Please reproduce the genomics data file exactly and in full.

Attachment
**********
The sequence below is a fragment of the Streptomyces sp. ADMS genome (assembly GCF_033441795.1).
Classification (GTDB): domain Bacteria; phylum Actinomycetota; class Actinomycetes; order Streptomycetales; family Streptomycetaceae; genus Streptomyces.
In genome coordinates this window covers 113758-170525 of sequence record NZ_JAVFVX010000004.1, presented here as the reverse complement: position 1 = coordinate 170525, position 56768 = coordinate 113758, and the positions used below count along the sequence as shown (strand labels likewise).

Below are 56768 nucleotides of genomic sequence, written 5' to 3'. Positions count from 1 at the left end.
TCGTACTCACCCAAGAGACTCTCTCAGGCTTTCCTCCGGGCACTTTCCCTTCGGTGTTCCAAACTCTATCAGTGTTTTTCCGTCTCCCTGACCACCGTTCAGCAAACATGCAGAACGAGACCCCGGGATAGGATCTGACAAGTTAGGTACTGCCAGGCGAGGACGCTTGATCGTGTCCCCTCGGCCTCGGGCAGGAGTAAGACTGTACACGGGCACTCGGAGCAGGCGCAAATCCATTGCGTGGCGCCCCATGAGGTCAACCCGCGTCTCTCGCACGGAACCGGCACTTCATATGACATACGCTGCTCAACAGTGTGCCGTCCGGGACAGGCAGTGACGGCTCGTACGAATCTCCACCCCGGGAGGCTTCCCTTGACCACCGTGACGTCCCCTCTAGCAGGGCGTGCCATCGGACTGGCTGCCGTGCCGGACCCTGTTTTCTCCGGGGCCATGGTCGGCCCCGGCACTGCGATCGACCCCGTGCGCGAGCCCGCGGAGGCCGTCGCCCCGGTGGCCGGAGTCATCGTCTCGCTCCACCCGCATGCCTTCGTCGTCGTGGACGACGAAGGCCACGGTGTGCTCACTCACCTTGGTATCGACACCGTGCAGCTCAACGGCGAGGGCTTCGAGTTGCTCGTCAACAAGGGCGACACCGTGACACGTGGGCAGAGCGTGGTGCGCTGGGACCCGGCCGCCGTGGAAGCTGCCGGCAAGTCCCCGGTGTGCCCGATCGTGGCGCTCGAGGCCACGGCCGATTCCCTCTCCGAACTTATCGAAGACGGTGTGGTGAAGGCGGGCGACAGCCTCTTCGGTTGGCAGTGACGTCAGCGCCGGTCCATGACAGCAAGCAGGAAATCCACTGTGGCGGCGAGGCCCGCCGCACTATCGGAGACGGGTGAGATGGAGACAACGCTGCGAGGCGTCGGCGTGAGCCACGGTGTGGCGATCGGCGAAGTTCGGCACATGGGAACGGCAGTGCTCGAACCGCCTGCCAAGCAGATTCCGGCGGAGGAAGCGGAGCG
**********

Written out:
The sequence below is a fragment of the Streptomyces sp. ADMS genome (assembly GCF_033441795.1).
Classification (GTDB): domain Bacteria; phylum Actinomycetota; class Actinomycetes; order Streptomycetales; family Streptomycetaceae; genus Streptomyces.
In genome coordinates this window covers 113758-170525 of sequence record NZ_JAVFVX010000004.1, presented here as the reverse complement: position 1 = coordinate 170525, position 56768 = coordinate 113758, and the positions used below count along the sequence as shown (strand labels likewise).

Below are 56768 nucleotides of genomic sequence, written 5' to 3'. Positions count from 1 at the left end.
TCGTACTCACCCAAGAGACTCTCTCAGGCTTTCCTCCGGGCACTTTCCCTTCGGTGTTCCAAACTCTATCAGTGTTTTTCCGTCTCCCTGACCACCGTTCAGCAAACATGCAGAACGAGACCCCGGGATAGGATCTGACAAGTTAGGTACTGCCAGGCGAGGACGCTTGATCGTGTCCCCTCGGCCTCGGGCAGGAGTAAGACTGTACACGGGCACTCGGAGCAGGCGCAAATCCATTGCGTGGCGCCCCATGAGGTCAACCCGCGTCTCTCGCACGGAACCGGCACTTCATATGACATACGCTGCTCAACAGTGTGCCGTCCGGGACAGGCAGTGACGGCTCGTACGAATCTCCACCCCGGGAGGCTTCCCTTGACCACCGTGACGTCCCCTCTAGCAGGGCGTGCCATCGGACTGGCTGCCGTGCCGGACCCTGTTTTCTCCGGGGCCATGGTCGGCCCCGGCACTGCGATCGACCCCGTGCGCGAGCCCGCGGAGGCCGTCGCCCCGGTGGCCGGAGTCATCGTCTCGCTCCACCCGCATGCCTTCGTCGTCGTGGACGACGAAGGCCACGGTGTGCTCACTCACCTTGGTATCGACACCGTGCAGCTCAACGGCGAGGGCTTCGAGTTGCTCGTCAACAAGGGCGACACCGTGACACGTGGGCAGAGCGTGGTGCGCTGGGACCCGGCCGCCGTGGAAGCTGCCGGCAAGTCCCCGGTGTGCCCGATCGTGGCGCTCGAGGCCACGGCCGATTCCCTCTCCGAACTTATCGAAGACGGTGTGGTGAAGGCGGGCGACAGCCTCTTCGGTTGGCAGTGACGTCAGCGCCGGTCCATGACAGCAAGCAGGAAATCCACTGTGGCGGCGAGGCCCGCCGCACTATCGGAGACGGGTGAGATGGAGACAACGCTGCGAGGCGTCGGCGTGAGCCACGGTGTGGCGATCGGCGAAGTTCGGCACATGGGAACGGCAGTGCTCGAACCGCCTGCCAAGCAGATTCCGGCGGAGGAAGCGGAGCG